The American City Racing League (ACRL) was founded in 1988 for race cars that compete in the Sports Car Club of America’s Sports 2000 category. In a unique format, teams of two to five vehicles represent different cities. During a race weekend, a team's score is the sum of the team's three leading drivers' points, one of which must be a Sports 2000. Competitors compete for both individual and team awards.

The ACRL began as a West Coast series and made its East Coast debut in 1999 at the Mid-Ohio Sports Car Course.

This year’s Eastern division schedule consists of six races at five different venues. The season kicks off in April at the Virginia International Raceway. Next on the calendar is the Mid-Ohio Sports Car Course, which runs with the Grand-Am series. In early August, the teams travel to Road America for round three. Then it is back to Mid-Ohio, where drivers compete in a support event for CART. The penultimate weekend is conducted at Watkins Glen International. The season ends mid-September at Daytona International Speedway.

In the Eastern division, there are three classes.

  • Sports 2000 (S2) – The cars competing in Sports 2000 are open-cockpit, mid-engine sports racing vehicles, typically utilizing an aluminum monocoque chassis, composite bodywork and four-speed racing transmission. Chassis’ are manufactured by Carbir, Swift, Lola, Doran, Mallock, Van Dieman and Shrike. The cars in this category are powered by a Ford four-cylinder, 2-liter, single-overhead camshaft motor. The Sports 2000s have a minimum weight of 1,310-pounds with the driver and a top speed of approximately 150-mph.
  • Classic Sports 2000 (CS2) – These vehicles in this group are constructed to the same chassis specifications and rules as the Sports 2000 category. They also use the same engine, but this class is for cars built before 1985.
  • Sports 1600 (S16) – The Sports 1600 is for the World Sports Racers that competed in an IMSA support series. The Sports 1600 are powered by a four-cylinder 1.6-liter, double-overhead camshaft motor used in the Toyota MR2 and is tuned to produce 150-horsepower. The cars also use the MR2 transaxle and approximately thirty percent of the suspension components, including the brakes.

All competitors race on Hoosier tires and use 101 Octane racing fuel.

Round two of the American City Racing League was held the first weekend in June at the Mid-Ohio Sports Car Course. Drivers would compete in a twenty-lap event around the thirteen-turn 2.258-mile road course.

Last year’s American City Racing League event at the Mid-Ohio Sports Car Course was a doubleheader with local driver and 1999 SCCA Sports 2000 National Champion, John Fergus, earning a victory in the second race. Round two would be Fergus’ first start of the season in the familiar No. 01 Carbir CS98. He qualified on the pole, recorded the fastest race lap and led laps one through twenty for the win.
Finishing 6.437-seconds behind John Fergus was Sports 2000 class competitor Dustin Hodges. The young driver had three Runoffs starts and qualified on the pole in 1999 for the Formula Vee category and in Formula Continental during the 2000 event. In round two of the 2001 American City Racing League, Hodges drove the No. 9 Team St. Louis Carbir CS98 that Michael Johnson used to win the season’s first race.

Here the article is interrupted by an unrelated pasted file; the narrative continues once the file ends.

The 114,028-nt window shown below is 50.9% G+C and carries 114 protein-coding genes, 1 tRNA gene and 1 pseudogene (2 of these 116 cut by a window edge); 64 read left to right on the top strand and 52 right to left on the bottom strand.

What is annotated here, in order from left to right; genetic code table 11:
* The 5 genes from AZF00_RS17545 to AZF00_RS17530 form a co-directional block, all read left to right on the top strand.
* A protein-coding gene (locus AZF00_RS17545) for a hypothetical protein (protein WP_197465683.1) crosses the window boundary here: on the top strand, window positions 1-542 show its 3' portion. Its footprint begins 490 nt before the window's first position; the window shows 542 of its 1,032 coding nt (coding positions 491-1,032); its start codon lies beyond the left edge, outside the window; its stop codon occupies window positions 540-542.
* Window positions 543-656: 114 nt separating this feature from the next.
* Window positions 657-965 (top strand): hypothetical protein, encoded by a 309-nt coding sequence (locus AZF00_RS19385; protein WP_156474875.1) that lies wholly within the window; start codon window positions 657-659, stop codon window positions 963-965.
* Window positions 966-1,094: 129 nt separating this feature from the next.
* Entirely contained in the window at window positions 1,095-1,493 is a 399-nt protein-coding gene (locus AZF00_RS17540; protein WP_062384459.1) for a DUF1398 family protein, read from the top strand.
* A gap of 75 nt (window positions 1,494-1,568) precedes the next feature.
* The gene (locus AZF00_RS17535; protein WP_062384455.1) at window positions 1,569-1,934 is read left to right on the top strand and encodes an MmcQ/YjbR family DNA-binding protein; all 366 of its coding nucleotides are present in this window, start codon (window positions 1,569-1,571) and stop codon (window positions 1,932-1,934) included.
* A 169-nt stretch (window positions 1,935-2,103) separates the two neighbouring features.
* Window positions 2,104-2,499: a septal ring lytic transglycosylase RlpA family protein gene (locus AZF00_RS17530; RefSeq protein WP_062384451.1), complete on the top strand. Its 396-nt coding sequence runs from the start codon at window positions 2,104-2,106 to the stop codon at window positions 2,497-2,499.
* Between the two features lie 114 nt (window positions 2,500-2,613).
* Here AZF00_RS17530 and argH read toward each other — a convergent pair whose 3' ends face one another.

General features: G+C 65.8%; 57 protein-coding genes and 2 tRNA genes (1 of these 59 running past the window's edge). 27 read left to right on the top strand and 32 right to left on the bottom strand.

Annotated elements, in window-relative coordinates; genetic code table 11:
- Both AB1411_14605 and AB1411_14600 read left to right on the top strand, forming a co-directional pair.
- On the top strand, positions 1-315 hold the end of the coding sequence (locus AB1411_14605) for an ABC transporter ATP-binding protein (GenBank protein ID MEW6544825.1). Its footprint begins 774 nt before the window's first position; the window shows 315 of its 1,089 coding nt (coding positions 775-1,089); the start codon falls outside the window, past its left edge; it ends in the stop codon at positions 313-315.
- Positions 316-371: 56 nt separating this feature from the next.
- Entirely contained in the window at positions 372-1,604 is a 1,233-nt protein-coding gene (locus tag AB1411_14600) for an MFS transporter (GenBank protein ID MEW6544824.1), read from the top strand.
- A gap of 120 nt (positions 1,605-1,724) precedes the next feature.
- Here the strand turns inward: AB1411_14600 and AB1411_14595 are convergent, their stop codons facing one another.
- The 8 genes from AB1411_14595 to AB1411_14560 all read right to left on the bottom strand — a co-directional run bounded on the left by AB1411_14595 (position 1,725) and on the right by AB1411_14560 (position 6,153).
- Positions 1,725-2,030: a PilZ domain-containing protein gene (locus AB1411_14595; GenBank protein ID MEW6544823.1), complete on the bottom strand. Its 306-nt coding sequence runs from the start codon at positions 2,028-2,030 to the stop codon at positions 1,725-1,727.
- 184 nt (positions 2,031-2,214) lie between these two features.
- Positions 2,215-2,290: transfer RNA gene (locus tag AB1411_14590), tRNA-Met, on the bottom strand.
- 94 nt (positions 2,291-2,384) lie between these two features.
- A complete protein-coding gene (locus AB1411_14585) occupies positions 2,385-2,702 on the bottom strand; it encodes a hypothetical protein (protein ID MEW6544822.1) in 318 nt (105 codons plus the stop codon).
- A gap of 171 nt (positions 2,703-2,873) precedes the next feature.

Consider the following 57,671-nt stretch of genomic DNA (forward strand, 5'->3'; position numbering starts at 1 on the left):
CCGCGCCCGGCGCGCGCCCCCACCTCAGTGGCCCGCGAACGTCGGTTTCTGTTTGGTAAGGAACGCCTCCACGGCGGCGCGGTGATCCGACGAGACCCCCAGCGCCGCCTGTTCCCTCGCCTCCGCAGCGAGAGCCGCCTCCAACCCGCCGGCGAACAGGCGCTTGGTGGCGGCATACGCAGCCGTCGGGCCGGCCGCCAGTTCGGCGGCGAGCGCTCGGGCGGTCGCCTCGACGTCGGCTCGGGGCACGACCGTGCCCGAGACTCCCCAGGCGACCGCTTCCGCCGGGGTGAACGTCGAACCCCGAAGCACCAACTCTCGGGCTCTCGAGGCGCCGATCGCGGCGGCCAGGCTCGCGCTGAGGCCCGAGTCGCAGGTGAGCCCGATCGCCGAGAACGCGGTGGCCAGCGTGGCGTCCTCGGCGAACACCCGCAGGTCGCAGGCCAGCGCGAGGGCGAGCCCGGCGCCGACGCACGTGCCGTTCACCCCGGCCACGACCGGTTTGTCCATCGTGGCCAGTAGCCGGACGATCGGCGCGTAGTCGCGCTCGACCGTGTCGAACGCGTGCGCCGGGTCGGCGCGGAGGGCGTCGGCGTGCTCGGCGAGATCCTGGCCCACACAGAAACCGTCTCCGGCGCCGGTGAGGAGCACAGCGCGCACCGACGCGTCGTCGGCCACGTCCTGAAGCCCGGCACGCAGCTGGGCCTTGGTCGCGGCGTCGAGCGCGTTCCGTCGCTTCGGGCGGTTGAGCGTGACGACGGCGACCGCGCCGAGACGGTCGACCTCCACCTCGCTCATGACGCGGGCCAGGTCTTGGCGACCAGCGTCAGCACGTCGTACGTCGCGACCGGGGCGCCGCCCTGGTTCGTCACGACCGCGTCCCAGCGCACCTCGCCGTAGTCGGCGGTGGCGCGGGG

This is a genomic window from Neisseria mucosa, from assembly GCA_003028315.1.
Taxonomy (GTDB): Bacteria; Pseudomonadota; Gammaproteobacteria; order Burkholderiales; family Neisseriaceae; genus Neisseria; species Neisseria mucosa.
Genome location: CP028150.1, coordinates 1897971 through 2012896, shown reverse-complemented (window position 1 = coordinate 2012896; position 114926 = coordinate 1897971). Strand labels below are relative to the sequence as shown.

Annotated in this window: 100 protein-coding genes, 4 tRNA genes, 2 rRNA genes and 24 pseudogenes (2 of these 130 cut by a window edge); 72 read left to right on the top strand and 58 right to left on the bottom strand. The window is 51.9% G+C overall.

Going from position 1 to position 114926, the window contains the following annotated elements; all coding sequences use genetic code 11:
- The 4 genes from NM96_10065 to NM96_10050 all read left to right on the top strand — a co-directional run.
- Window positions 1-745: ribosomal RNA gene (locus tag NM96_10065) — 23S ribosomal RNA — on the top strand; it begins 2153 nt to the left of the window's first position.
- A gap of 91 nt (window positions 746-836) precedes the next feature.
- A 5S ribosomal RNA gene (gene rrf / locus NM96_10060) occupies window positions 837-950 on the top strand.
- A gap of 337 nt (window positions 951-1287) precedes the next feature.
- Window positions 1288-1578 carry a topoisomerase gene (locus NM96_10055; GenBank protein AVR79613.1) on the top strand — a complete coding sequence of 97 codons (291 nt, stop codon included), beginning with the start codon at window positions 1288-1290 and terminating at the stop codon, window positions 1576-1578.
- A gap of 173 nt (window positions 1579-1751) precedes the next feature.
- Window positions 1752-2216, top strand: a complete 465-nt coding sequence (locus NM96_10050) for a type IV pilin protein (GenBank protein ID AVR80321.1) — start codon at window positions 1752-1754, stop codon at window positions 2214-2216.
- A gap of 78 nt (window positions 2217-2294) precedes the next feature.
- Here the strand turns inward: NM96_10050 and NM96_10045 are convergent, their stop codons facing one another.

Another driver that wasn’t entered in round one at Virginia International Raceway was Classic Sports 2000 competitor Brad Lehmann. Lehmann was a member of Team Columbus and drove the No. 18 Swift DB-2 with backing from the Champion Dealer Group. He qualified fifteenth overall and first in class, ahead of the race one category winner Jeff Wayland. Lehmann would earn the victory finishing tenth overall.
The Sports 1600 category was well subscribed in 2000, but this year’s season opened at Virginia International Raceway with just two entries from Team Boston – Bill Haney and John Faulkner. Haney claimed the class victory in race one, driving the No. 80 World Sports Racer. The same drivers appeared at Mid-Ohio. Faulkner failed to start and Haney finished thirteen overall, capturing another class win.
Eric Langbein was a member of Team Washington DC and drove the No. 33 NYGMATECH sponsored Lola in the Sports 2000 category. At the opening round of the 2001 season, he finished seventh overall and in his division. Langbein was third fastest after the two qualifying sessions at the Mid-Ohio Sports Car Course. He would maintain his position during the race and capture the final spot on the class podium.

11S2John FergusColumbus / Carbir CS9820-
22S2Dustin HodgesSt. Louis / Carbir CS9820-
33S2Eric LangbeinWashington DC / Lola20-
46S2John BurkeNew York / Carbir CS9820-
57S2Bob LeibertColumbus / Carbir CS0020-
69S2Jeff ClintonSt Louis / Lola T87/9020-
710S2David Chesrown IIChicago / Pratt Miller20-
85S2AJ SmithPhiladelphia / Pratt Miller20-
912S2Jerry GreenPhiladelphia / Pratt Miller20-
1015CS2Brad LehmannColumbus / Swift DB-219-
1116S2Matt NardoChicago / Lola T87/9019-
1217CS2Jeff WaylandNew York / Swift DB-219-
1313S16Bill HaneyBoston / SVC19-
1414S2Franz FleischliChicago / Lola T89/9019-
1519S2Jim StengelPhiladelphia / Pratt Miller19-
168S2David DullumWashington / Lola T88/9013-
1711S2Vic KiceraBoston / Lola T91/9012-
184S2Duke JohnsonSt Louis / Carbir CS0112-
-18S16John FaulknerBoston / SVC-Did Not Start
--S2Dan DubrovichNew York / Doran-Did Not Start
--S2David DowneyColumbus / Lola T90/90-Did Not Start

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